Develop a fairly loose, open policy with regular requirements every day. For example, you may hire a team member to spend a few hours on the social media site of your choice, checking on customers that have engaged and continue to do so. As long as they keep commenting and addressing you back, do the same. This time should be mostly treated like checking up on friends, with only a light amount of selling when appropriate.

What Content Is Best for Relationship Marketing?

In general, relationship marketing grows out of any type of highly engaging, high-value content. Lazy, copy-paste low content is not going to cut it here, and the more personalized you make each piece, the better. Video is especially good for engagement, and personalized videos take it to another level. Infographics are another great choice, especially if you curate the ideas by asking your best customers what they’d want these graphic presentations to be about. Presenting information that they asked for in a clean, sharable, and attractive format will score you many points.

Considering our advice in favor of social media platforms, creating infographics for social media is one of the strongest ways to build and maintain customer relationships. Once they get shared by your fans, other people will be organically introduced to your business in a more effective and impressive way than anything you could do directly. The social proof of a friend sharing something a business posted, rather than the business itself, cannot be overstated.

Other Tips for Maximizing Relationship Marketing

Below are three final tips to stay in the relationship marketing mindset:

  1. Personalization itself goes beyond saying “We care.” Study and listen to your customers and learn about their fears, reservations, frustrations, and pain points regarding different topics. Then speak to them about those matters to try and discover new content, products, or services that would assist them. If that approach is not applicable, aim more positively and find out what they like best about your niche.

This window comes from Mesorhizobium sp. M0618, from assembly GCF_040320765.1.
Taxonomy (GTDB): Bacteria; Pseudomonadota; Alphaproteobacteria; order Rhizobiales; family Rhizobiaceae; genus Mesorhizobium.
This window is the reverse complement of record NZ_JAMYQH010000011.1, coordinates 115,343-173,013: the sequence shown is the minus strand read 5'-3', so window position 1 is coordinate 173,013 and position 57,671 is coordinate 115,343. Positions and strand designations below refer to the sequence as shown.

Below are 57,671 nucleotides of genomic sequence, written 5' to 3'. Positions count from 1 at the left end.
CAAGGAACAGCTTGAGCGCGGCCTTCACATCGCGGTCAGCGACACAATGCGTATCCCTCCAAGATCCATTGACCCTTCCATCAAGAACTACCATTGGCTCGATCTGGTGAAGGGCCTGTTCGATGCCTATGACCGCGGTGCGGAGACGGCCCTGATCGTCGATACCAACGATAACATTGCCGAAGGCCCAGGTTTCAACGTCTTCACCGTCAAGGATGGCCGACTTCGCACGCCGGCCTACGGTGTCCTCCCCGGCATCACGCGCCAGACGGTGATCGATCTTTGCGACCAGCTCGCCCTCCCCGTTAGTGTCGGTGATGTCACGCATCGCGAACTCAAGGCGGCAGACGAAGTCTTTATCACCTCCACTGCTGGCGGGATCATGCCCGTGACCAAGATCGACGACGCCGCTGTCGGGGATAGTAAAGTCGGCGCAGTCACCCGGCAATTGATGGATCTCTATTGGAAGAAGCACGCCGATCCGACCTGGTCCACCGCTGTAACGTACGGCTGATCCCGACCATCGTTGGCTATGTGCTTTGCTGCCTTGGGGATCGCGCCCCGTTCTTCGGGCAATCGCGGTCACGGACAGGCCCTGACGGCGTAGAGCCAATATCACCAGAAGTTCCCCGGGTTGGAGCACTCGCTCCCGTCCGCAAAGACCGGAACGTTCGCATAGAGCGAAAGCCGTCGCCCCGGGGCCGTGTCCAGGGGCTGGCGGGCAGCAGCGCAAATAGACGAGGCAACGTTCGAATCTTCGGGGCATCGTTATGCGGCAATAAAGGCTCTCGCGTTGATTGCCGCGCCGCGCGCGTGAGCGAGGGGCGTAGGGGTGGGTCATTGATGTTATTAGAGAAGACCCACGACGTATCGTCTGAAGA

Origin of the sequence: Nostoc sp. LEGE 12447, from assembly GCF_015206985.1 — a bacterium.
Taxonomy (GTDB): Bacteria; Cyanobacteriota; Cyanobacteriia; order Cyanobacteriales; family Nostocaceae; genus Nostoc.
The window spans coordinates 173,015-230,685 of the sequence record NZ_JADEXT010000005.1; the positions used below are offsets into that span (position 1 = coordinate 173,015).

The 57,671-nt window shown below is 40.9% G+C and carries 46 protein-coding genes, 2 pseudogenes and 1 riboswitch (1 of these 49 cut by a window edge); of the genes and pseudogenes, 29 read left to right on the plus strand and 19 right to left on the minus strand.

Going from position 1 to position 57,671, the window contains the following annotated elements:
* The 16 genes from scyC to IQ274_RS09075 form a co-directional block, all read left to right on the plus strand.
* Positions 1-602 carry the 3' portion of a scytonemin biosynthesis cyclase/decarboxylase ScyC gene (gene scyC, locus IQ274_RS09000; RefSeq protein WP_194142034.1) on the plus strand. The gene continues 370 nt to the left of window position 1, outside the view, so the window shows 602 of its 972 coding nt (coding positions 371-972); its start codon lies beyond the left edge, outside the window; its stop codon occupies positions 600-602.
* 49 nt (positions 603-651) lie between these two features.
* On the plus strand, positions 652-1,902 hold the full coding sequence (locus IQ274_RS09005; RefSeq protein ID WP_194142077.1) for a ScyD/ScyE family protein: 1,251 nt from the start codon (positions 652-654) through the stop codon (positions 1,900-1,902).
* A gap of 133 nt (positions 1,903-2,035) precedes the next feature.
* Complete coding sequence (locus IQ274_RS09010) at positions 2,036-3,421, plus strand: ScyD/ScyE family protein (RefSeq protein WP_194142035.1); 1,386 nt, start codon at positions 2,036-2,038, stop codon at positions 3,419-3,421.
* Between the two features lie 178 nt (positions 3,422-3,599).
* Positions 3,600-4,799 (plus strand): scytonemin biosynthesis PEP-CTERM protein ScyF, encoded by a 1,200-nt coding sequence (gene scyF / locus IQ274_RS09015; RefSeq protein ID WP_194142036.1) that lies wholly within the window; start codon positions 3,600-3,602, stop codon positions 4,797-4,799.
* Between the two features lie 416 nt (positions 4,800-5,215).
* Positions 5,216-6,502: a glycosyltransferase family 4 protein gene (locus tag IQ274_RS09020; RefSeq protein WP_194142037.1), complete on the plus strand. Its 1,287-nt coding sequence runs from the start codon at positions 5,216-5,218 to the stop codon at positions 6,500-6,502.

2. Relationships go beyond customer satisfaction. Imagine if your friends told you they are “satisfied” with your friendship. That response would feel cold and disconnected. Customer satisfaction is the starting point for a business-to-customer relationship. From there, you want a friendly connection distinct from their experience with what you sell.
  3. Create a customer loyalty program and encourage customers to use it. Reward people who go the extra mile to share your content and recommend you online by privately offering extra points if they join the program. In general, you want customers to know that you appreciate items beyond their money. When they spend time and effort to help you, try to reward that loyalty and link them back to the program.

Relationship marketing breaks down to one concept: It’s easier to sell to your current customers than new ones, so keep your current customers around. When paired with strategies to draw in new customers and reduce customer acquisition cost, relationship marketing can function as extra fuel for your business. If you’re curious about how to use relationship marketing in your current content and marketing approach, feel free to contact CopyPress and describe your needs.

About the author

Shane Hall